OMAHA, Neb. (WOWT) - A Millard Public Schools official confirmed Wednesday afternoon that families of an elementary school class had been instructed that morning to keep their students home after multiple COVID-19 cases were confirmed in the classroom.
The district confirmed that four positive COVID-19 cases were confirmed in a Montclair Elementary classroom, with an additional case pending. At least one of the positive cases was a student, 6 News confirmed.
“The classroom is closed to mitigate spread,” an MPS spokeswoman said.
Close contacts were informed of the first positive case at the school on Monday, and that officials got word Tuesday that there were two more positive cases, according to the spokeswoman. Those cases are currently reflected on the school district’s COVID-19 web page, which is updated each weekday.
6 News spoke over the phone with two separate parents that say their children tested positive for COVID-19.
“To find out that my own kid was one that did end up testing positive was really scary and seeing her reaction. You know, we told her that she did have covid and she immediately was crying,” said Ashley Weber, parent.
As of Wednesday, there were 52 active cases in the district. Classes started Monday, Aug. 10.
“When we receive word of three cases in the same classroom, we contact the Douglas County Health Department for guidance. During this time we learned of two additional possible cases in that same classroom,” the spokeswoman said in an email to local media.
The affected Montclair families were informed Wednesday morning that their students should not come to class and that DCHD was advising that families monitor those students for systems consistent with COVID-19.
MPS also outlined the following return protocols:
- If the child is tested on Day 5, which would be Sunday, and is negative, they can return to school on Day 8, which would be Wednesday, Aug. 25.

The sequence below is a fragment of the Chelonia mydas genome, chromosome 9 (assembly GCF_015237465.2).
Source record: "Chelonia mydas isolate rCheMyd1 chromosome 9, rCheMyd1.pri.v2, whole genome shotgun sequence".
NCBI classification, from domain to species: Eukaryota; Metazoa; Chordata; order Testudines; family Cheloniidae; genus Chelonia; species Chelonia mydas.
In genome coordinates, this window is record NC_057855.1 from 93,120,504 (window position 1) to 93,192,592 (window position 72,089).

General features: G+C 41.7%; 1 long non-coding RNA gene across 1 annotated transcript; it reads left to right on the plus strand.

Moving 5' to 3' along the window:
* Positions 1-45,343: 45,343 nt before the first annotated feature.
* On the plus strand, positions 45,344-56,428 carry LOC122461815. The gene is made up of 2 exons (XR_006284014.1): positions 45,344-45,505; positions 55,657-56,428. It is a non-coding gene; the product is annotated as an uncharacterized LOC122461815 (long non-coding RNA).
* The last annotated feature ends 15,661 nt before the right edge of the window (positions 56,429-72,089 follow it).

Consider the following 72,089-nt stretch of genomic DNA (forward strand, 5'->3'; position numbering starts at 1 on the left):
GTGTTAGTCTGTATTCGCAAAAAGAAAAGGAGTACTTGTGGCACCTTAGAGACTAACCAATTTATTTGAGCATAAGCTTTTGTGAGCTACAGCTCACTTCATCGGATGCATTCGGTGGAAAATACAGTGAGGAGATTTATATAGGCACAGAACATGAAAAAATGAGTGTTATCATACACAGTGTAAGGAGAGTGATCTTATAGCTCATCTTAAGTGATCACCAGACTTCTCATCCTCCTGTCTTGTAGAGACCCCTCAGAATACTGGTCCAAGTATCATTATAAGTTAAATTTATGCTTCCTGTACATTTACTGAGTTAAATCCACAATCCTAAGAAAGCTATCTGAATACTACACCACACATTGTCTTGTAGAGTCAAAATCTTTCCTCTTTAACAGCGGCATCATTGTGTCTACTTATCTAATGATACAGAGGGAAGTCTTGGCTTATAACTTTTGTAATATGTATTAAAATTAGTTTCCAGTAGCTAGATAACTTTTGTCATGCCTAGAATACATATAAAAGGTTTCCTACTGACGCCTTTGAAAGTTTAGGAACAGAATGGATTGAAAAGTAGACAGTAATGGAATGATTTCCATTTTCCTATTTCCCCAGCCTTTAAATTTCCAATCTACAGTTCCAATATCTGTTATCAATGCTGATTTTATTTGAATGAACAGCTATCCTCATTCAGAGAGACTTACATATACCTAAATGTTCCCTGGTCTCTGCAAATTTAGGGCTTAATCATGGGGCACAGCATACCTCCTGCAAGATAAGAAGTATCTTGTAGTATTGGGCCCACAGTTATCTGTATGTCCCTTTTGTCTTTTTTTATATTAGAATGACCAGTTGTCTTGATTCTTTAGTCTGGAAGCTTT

- If the child is not tested, they can return to school after Day 10, which would be Monday, Aug. 30.
- The child should wear a mask for the remainder of the 14-day incubation period, ending Tuesday, Aug. 31.
The class will receive remote learning while the classroom remains closed, the spokeswoman said.
“We will make sure they have the lessons and support to continue their education, it will just not occur in real time. This is exactly what we do with any child that is sick or absent for any reason,” she said.
The following letter was sent to all Montclair student families on Wednesday morning:
Dear Montclair Families,
I am writing to let you know that we have experienced possible spread of COVID-19 in one of our classrooms and are taking the steps necessary to stop the spread. I want you to hear this information directly from me.
One classroom has three laboratory confirmed positive cases. Two additional individuals in that classroom are being tested. The first case was reported on Monday and reflected on the district website yesterday. I got word of the other two positive cases and the two being tested yesterday afternoon and immediately reached out to the Douglas County Health Department. In consultation with their guidance, we have shut down the classroom to stop spread. We are working with our families in that classroom to continue education during this time.
I will continue to keep you informed.
Some parents say not enough is being done. They are urging the school district and the school board to look at their policy and require masks for all.
They say they are fearful more cases will spread throughout the school.
“This is a variant now that one person can infect 6 to 9 people which is what I think is occurring right now at Montclair so the fact that we are not doing those things, that masks aren’t being required, this is very simple,” said Jamie Short.
Other parents say they are so fearful over the lack of social distancing that they are taking their children out of school during lunchtime and eating outside on the front lawn.
“When it comes to lunchtime they are going to lunch and removing that mask to eat. There’s no social distancing happening in the lunchroom. They have gone back to a more standard lunchroom environment,” said Aaron Ross.
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